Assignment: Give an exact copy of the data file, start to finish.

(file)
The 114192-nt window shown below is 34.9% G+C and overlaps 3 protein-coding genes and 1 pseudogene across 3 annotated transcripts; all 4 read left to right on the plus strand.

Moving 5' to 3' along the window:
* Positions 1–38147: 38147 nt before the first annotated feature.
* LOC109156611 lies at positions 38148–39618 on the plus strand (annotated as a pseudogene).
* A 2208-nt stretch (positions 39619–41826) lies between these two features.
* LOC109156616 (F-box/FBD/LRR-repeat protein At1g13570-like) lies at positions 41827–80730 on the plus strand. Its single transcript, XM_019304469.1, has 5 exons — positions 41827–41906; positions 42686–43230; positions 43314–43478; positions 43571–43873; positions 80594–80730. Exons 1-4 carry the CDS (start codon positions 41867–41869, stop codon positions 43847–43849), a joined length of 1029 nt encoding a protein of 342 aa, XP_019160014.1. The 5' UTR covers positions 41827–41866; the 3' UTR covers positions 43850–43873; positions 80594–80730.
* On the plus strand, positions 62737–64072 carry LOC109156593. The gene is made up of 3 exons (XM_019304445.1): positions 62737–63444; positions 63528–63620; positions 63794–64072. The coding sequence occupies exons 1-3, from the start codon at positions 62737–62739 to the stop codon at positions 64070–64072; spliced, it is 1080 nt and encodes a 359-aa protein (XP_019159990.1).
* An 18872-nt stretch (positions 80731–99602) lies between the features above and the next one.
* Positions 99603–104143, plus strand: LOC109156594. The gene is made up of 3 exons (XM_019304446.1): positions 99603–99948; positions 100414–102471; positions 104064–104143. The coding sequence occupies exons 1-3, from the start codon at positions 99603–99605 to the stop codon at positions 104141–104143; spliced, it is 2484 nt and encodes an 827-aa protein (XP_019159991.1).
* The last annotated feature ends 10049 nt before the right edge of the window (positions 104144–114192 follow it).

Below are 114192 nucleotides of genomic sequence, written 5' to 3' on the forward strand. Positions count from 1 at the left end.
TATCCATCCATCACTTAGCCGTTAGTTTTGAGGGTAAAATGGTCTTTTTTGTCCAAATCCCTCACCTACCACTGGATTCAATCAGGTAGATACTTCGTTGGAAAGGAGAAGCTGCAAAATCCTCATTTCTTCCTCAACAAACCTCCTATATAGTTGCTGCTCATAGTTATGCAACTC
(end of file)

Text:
The 114192-nt window shown below is 34.9% G+C and overlaps 3 protein-coding genes and 1 pseudogene across 3 annotated transcripts; all 4 read left to right on the plus strand.

Moving 5' to 3' along the window:
* Positions 1–38147: 38147 nt before the first annotated feature.
* LOC109156611 lies at positions 38148–39618 on the plus strand (annotated as a pseudogene).
* A 2208-nt stretch (positions 39619–41826) lies between these two features.
* LOC109156616 (F-box/FBD/LRR-repeat protein At1g13570-like) lies at positions 41827–80730 on the plus strand. Its single transcript, XM_019304469.1, has 5 exons — positions 41827–41906; positions 42686–43230; positions 43314–43478; positions 43571–43873; positions 80594–80730. Exons 1-4 carry the CDS (start codon positions 41867–41869, stop codon positions 43847–43849), a joined length of 1029 nt encoding a protein of 342 aa, XP_019160014.1. The 5' UTR covers positions 41827–41866; the 3' UTR covers positions 43850–43873; positions 80594–80730.
* On the plus strand, positions 62737–64072 carry LOC109156593. The gene is made up of 3 exons (XM_019304445.1): positions 62737–63444; positions 63528–63620; positions 63794–64072. The coding sequence occupies exons 1-3, from the start codon at positions 62737–62739 to the stop codon at positions 64070–64072; spliced, it is 1080 nt and encodes a 359-aa protein (XP_019159990.1).
* An 18872-nt stretch (positions 80731–99602) lies between the features above and the next one.
* Positions 99603–104143, plus strand: LOC109156594. The gene is made up of 3 exons (XM_019304446.1): positions 99603–99948; positions 100414–102471; positions 104064–104143. The coding sequence occupies exons 1-3, from the start codon at positions 99603–99605 to the stop codon at positions 104141–104143; spliced, it is 2484 nt and encodes an 827-aa protein (XP_019159991.1).
* The last annotated feature ends 10049 nt before the right edge of the window (positions 104144–114192 follow it).

Below are 114192 nucleotides of genomic sequence, written 5' to 3' on the forward strand. Positions count from 1 at the left end.
TATCCATCCATCACTTAGCCGTTAGTTTTGAGGGTAAAATGGTCTTTTTTGTCCAAATCCCTCACCTACCACTGGATTCAATCAGGTAGATACTTCGTTGGAAAGGAGAAGCTGCAAAATCCTCATTTCTTCCTCAACAAACCTCCTATATAGTTGCTGCTCATAGTTATGCAACTC